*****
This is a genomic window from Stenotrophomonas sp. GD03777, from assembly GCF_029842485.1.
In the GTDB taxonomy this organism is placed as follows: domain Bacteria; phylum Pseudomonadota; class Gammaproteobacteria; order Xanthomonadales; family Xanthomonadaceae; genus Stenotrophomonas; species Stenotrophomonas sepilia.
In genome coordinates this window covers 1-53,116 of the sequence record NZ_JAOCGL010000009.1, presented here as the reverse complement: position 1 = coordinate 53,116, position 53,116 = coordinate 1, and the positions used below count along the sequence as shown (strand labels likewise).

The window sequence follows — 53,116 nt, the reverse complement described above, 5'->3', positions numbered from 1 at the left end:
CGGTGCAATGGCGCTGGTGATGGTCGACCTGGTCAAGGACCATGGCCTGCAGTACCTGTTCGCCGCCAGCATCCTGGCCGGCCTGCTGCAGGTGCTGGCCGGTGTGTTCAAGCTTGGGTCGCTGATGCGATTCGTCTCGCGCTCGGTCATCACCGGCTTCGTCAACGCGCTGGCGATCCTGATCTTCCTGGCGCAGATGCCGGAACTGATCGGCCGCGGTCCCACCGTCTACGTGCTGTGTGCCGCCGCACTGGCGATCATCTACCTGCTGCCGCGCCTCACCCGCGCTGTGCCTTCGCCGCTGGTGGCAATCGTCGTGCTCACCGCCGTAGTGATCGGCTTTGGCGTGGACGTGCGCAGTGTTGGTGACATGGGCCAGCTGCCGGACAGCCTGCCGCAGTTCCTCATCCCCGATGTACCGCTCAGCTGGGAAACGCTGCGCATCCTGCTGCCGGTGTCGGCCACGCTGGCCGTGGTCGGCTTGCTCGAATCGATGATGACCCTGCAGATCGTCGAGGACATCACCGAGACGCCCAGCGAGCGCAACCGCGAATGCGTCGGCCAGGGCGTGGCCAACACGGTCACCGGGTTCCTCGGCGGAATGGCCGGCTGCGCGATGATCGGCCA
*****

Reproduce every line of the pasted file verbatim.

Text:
This is a genomic window from Stenotrophomonas sp. GD03777, from assembly GCF_029842485.1.
In the GTDB taxonomy this organism is placed as follows: domain Bacteria; phylum Pseudomonadota; class Gammaproteobacteria; order Xanthomonadales; family Xanthomonadaceae; genus Stenotrophomonas; species Stenotrophomonas sepilia.
In genome coordinates this window covers 1-53,116 of the sequence record NZ_JAOCGL010000009.1, presented here as the reverse complement: position 1 = coordinate 53,116, position 53,116 = coordinate 1, and the positions used below count along the sequence as shown (strand labels likewise).

The window sequence follows — 53,116 nt, the reverse complement described above, 5'->3', positions numbered from 1 at the left end:
CGGTGCAATGGCGCTGGTGATGGTCGACCTGGTCAAGGACCATGGCCTGCAGTACCTGTTCGCCGCCAGCATCCTGGCCGGCCTGCTGCAGGTGCTGGCCGGTGTGTTCAAGCTTGGGTCGCTGATGCGATTCGTCTCGCGCTCGGTCATCACCGGCTTCGTCAACGCGCTGGCGATCCTGATCTTCCTGGCGCAGATGCCGGAACTGATCGGCCGCGGTCCCACCGTCTACGTGCTGTGTGCCGCCGCACTGGCGATCATCTACCTGCTGCCGCGCCTCACCCGCGCTGTGCCTTCGCCGCTGGTGGCAATCGTCGTGCTCACCGCCGTAGTGATCGGCTTTGGCGTGGACGTGCGCAGTGTTGGTGACATGGGCCAGCTGCCGGACAGCCTGCCGCAGTTCCTCATCCCCGATGTACCGCTCAGCTGGGAAACGCTGCGCATCCTGCTGCCGGTGTCGGCCACGCTGGCCGTGGTCGGCTTGCTCGAATCGATGATGACCCTGCAGATCGTCGAGGACATCACCGAGACGCCCAGCGAGCGCAACCGCGAATGCGTCGGCCAGGGCGTGGCCAACACGGTCACCGGGTTCCTCGGCGGAATGGCCGGCTGCGCGATGATCGGCCA